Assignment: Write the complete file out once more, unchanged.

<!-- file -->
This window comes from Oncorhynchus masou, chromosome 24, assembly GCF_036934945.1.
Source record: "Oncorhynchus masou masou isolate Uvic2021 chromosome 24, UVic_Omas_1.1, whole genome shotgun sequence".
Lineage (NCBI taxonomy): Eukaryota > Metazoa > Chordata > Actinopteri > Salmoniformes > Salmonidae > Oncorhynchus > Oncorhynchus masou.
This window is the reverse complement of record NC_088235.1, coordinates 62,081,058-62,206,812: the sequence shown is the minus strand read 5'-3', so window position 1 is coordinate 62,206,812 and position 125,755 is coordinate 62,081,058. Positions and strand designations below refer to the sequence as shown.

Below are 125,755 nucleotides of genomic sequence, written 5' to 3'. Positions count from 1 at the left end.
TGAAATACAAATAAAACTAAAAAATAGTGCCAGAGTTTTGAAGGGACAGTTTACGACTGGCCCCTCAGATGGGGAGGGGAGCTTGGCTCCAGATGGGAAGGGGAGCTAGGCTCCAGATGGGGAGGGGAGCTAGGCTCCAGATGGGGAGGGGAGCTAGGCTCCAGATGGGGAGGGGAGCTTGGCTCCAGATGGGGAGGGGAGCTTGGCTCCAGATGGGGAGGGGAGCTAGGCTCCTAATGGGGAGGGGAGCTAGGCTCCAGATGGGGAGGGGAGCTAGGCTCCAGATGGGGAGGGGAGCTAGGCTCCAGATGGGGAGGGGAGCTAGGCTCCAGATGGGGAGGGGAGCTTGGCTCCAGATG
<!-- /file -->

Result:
This window comes from Oncorhynchus masou, chromosome 24, assembly GCF_036934945.1.
Source record: "Oncorhynchus masou masou isolate Uvic2021 chromosome 24, UVic_Omas_1.1, whole genome shotgun sequence".
Lineage (NCBI taxonomy): Eukaryota > Metazoa > Chordata > Actinopteri > Salmoniformes > Salmonidae > Oncorhynchus > Oncorhynchus masou.
This window is the reverse complement of record NC_088235.1, coordinates 62,081,058-62,206,812: the sequence shown is the minus strand read 5'-3', so window position 1 is coordinate 62,206,812 and position 125,755 is coordinate 62,081,058. Positions and strand designations below refer to the sequence as shown.

Below are 125,755 nucleotides of genomic sequence, written 5' to 3'. Positions count from 1 at the left end.
TGAAATACAAATAAAACTAAAAAATAGTGCCAGAGTTTTGAAGGGACAGTTTACGACTGGCCCCTCAGATGGGGAGGGGAGCTTGGCTCCAGATGGGAAGGGGAGCTAGGCTCCAGATGGGGAGGGGAGCTAGGCTCCAGATGGGGAGGGGAGCTAGGCTCCAGATGGGGAGGGGAGCTTGGCTCCAGATGGGGAGGGGAGCTTGGCTCCAGATGGGGAGGGGAGCTAGGCTCCTAATGGGGAGGGGAGCTAGGCTCCAGATGGGGAGGGGAGCTAGGCTCCAGATGGGGAGGGGAGCTAGGCTCCAGATGGGGAGGGGAGCTAGGCTCCAGATGGGGAGGGGAGCTTGGCTCCAGATG